Bumblebee Cichlid (Pseudotropheus crabro / Maylandia crabro) is commonly referred to as Chameleon Cichlid or Hornet Cichlid. The fish is native to deep water caves found in Lake Malawi, Africa.
It is also one of the fish species known as Mbuna. Scientifically, this fish was described as Pseudotropheus due to its color-changing ability like chameleons.
In the past, the genus Pseudotropheus was commonly used to refer to varieties of Mbuna species inhabiting Lake Malawi.
But further revisions have led to the split of this genus into three different sub-genera: Pseudotropheus Tropheops, Pseudotropheus Pseudotropheus, and Pseudotropheus Maylandia. At the moment the Bumblebee Cichlid is placed under the genus Pseudotropheus.
On average, the Bumblebee Cichlid grows up to six inches in length. And can live for more than 10 years in captivity if the tank water conditions and other vital parameters are favorable.
Bumblebee Cichlid Appearance
You can distinguish Bumblebee Cichlids from other Mbuna species by looking at its physical attributes. The fish is characterized by a thick, robust body shape for both males and females. Males grow to about six inches and are larger than females
A mature dominant male Psedotropheus Crabro has dark blue vertical bars against its black body. But he can change to look entirely black, especially during the mating season.
Some males can display bright blue speckles along their front area. But the fins are usually dark blue in color for some males.
A female, however, has a blend of gold and zig-zag dark brown vertical bars on her body. This color mixture sometimes fades to gold around the belly region. You can also see a brown horizontal bar running all the way to her tail.
Male Bumblebee Cichlids can change their color from blue-black to all dark. In some cases, they can transform themselves to look like females when removing parasites from the catfish in the wild. But the females can change from their usual coloring to black at certain times.
Just like other cichlids, the Bumblebee Cichlids have a well-developed set of pharyngeal teeth in their throat. They also have spiny rays at their anal, pectoral, pelvic, and pectoral fins.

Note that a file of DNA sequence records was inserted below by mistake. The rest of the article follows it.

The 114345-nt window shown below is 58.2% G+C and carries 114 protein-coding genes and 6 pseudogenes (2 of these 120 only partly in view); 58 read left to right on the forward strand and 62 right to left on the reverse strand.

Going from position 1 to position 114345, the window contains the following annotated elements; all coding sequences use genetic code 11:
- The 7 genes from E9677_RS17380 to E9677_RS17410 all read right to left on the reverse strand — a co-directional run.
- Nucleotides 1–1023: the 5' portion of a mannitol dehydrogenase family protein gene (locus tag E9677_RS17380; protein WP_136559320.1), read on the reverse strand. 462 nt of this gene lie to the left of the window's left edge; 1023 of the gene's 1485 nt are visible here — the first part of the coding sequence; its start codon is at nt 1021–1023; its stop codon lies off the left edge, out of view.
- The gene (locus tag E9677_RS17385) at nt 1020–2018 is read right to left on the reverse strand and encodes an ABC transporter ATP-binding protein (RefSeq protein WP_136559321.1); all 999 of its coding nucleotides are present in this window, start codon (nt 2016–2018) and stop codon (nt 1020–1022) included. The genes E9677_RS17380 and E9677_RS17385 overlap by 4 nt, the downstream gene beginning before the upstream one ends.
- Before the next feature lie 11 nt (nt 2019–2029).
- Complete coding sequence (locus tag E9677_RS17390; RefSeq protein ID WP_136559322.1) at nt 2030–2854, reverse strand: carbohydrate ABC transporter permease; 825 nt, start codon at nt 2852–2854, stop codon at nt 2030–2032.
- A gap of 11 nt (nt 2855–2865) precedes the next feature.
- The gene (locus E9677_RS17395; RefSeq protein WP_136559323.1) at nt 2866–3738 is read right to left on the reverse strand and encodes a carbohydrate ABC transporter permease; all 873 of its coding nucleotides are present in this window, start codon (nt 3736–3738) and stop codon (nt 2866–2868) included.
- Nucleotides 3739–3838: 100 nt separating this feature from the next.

They use these spiny rays to keep away potential predators. They have a single nostril on either side as opposed to other fish species which have two sets.
Bumblebee Cichlid Natural Habitat
In the wild, Bumblebee Cichlids occupy various habitats. But they prefer rocky or sad-rock substrates next to large boulders. They tend to spend most of their time inside large caves within their natural habitat. That is why they are endemic to the deep rocky natural habitat of Lake Malawi, Africa.
So when preparing their dwelling place in the tank, make sure to replicate a habitat similar to what they are used to in the wild. Provide some rocks, caves, and other places to hide while setting up their tank.
A sandy bottom or substrate with several aquatic plants will also make their new home habitable and lively. Most importantly, you can add a laterite-based substrate to help maintain high pH levels and alkalinity.
Bumblebee Cichlid Fish Tank Requirements
Bumblebee is a great aquarium fish for both the experienced and intermediate hobbyists. The fish is large in size, territorial, and extremely aggressive. This means that it requires a relatively large tank as well as appropriate water parameters to enjoy its stay in captivity.
– Tank Size
The most ideal tank size for the Bumblebee Cichlids is a 50-gallon aquarium for just one fish. But if you want to raise more than one fish, then you should consider going for at least a 100-gallon tank.
This tank should be 5 ft in length if you are going to house them with other tank mates. Make sure to aquascape the environment to mimic the rocky reef effect where cichlids thrive in their natural habitat.
Remember that the tank should be at least 5 ft long and adequately aquascaped. The aquascaping must replicate the Bumblebee Cichlid’s natural habitat to make them feel at home.
So ensure that you include plenty of caves and other similar features that will help your fish explore its surrounding.
Use ocean rocks to construct sturdy structures that stretch from the tank bottom to the water surface. The structures must be built to create as many crevices as possible. The construction needs to keep the rocks or other structures stable.
Aquatic plants such as Cryptocoryne and Giant Vallisneria are a good choice for this fish species. These plants are hardy and fast-growing, which means they will provide cover to your fish throughout.